Linux.com: Is the site your profession or a hobby? If a hobby, what are your day jobs? How did you get involved in Open Source?
Steve: Its not a hobby or profession. It's my passion, day and night. I am lucky enough to have a *very* flexible day-job though. 8^)
Jason: All of the above.
Steve: I started getting into opensource when I was following the original dmoz-ish plan for OSD. It was the hacker culture that attracted me at first. Resisting control, the inventiveness, fixing what is broken. Now, I can't think of a reason why a user would chose to use closed source products.
I don't want to sound too corny here, but I personally see the future being seriously wrapped up in code and licensing terms. I want that future to be opensource. From the code being transparent to it being 'free as in liberty' and 'as in beer'.
Linux.com: Are you looking for help with the site? How can people get involved?
Steve & Jason: We are *always* looking for help. In no particular order heres what you can do: register your stable & open-source product, nag your friends to register their's, link to us (you can all do that), use our XML product info (don't shy from being inventive with it), push your project to the finish line; go stable!, write to us detailing any suggestions, look for errors in the product listings, write code for us (see question below) and anything I haven't listed.
Linux.com: Why do you use the term products instead of projects?
Jason: It's stable or at least has a stable version.
Steve: Let me answer that with my own question: Are Apache and the like really projects now? Nah.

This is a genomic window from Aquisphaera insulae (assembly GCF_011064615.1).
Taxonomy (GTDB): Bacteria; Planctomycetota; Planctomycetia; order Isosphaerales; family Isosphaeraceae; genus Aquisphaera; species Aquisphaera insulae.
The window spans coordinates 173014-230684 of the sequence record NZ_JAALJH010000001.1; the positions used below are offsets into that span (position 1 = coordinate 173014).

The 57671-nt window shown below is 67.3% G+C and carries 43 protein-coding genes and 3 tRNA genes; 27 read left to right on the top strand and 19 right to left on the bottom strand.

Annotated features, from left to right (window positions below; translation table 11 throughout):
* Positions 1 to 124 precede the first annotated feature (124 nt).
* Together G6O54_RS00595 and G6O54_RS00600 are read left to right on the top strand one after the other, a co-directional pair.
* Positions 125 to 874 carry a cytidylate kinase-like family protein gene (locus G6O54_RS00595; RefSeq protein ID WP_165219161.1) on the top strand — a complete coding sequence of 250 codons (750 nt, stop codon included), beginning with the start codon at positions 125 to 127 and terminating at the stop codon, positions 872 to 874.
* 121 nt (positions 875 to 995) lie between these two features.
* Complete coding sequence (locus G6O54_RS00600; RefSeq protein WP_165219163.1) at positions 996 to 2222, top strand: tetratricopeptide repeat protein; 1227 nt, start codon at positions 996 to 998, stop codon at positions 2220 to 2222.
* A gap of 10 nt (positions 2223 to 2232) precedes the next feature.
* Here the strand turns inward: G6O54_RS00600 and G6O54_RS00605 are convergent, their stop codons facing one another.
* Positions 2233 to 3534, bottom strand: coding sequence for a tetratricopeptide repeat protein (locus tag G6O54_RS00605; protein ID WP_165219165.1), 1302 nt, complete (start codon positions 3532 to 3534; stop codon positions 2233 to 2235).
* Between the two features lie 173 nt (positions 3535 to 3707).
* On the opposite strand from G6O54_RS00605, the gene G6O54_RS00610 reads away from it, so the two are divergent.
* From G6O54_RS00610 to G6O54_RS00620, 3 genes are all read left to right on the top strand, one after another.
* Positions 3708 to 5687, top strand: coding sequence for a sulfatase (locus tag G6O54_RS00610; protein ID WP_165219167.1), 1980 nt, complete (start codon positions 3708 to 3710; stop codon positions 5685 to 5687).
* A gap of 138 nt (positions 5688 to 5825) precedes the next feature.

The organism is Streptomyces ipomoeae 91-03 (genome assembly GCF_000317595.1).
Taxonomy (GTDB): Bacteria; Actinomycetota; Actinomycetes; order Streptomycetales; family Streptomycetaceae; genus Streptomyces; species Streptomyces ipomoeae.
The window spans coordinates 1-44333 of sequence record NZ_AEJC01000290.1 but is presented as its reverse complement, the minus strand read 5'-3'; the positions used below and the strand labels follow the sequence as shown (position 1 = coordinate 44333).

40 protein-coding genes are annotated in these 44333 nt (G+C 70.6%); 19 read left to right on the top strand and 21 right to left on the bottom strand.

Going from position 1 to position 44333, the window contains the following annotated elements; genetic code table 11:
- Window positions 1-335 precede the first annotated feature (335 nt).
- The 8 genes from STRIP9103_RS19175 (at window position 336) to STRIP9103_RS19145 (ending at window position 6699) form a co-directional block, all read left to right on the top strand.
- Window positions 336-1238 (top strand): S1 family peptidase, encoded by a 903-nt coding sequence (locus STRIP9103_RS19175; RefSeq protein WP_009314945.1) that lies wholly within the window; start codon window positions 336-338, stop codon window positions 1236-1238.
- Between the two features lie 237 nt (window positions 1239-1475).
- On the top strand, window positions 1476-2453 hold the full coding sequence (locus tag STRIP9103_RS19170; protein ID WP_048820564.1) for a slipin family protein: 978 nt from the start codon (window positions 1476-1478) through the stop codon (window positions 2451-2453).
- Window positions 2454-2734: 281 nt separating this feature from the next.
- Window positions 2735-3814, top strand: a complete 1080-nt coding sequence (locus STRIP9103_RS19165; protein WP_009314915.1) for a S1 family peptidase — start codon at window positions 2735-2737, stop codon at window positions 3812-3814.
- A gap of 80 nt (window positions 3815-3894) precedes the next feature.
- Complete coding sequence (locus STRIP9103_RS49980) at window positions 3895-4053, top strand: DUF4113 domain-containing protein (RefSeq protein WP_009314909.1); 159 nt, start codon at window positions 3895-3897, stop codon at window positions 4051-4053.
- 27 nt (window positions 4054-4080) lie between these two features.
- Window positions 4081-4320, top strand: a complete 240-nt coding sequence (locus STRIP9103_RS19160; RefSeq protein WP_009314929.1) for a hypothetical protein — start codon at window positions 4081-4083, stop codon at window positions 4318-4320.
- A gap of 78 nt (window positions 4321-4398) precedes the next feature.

Linux.com: Are you working on any other projects besides OSD?
Steve: Yes. However, it is directly related. Its called Trovesend:(http://sourceforge.net/projects/trovesendtwo/). The idea is: you put the information for your product in a client & it updates SF and/or FM and/or OSD... and other trove based sites at the same time without having to login and change all those listings. This is possible because, these three sites anyway, are based on loosely the same interface, data & category map(trove).
It is essential that product information is disseminated. Yet it is an unsexy job & frankly a bit of a pain. Especially if you don't have a dedicated maintainer or have more than one project. We think this one ranks pretty high on the usefulness scale.
Linux.com: Tell us about OSD's place in the community. Why is it essential for the future of Open Source?
Steve: Bringing the products to the people is the last mile in the production line. If opensource newbies can't find them, be reasonably sure they work and that they are opensource why bother at all? Its that easy. Our focus is none other than bringing these products to the people.
Jason: It's a pain to find this stuff otherwise.
Jessica Sheffield (email@example.com) is the Interact section editor for Linux.com.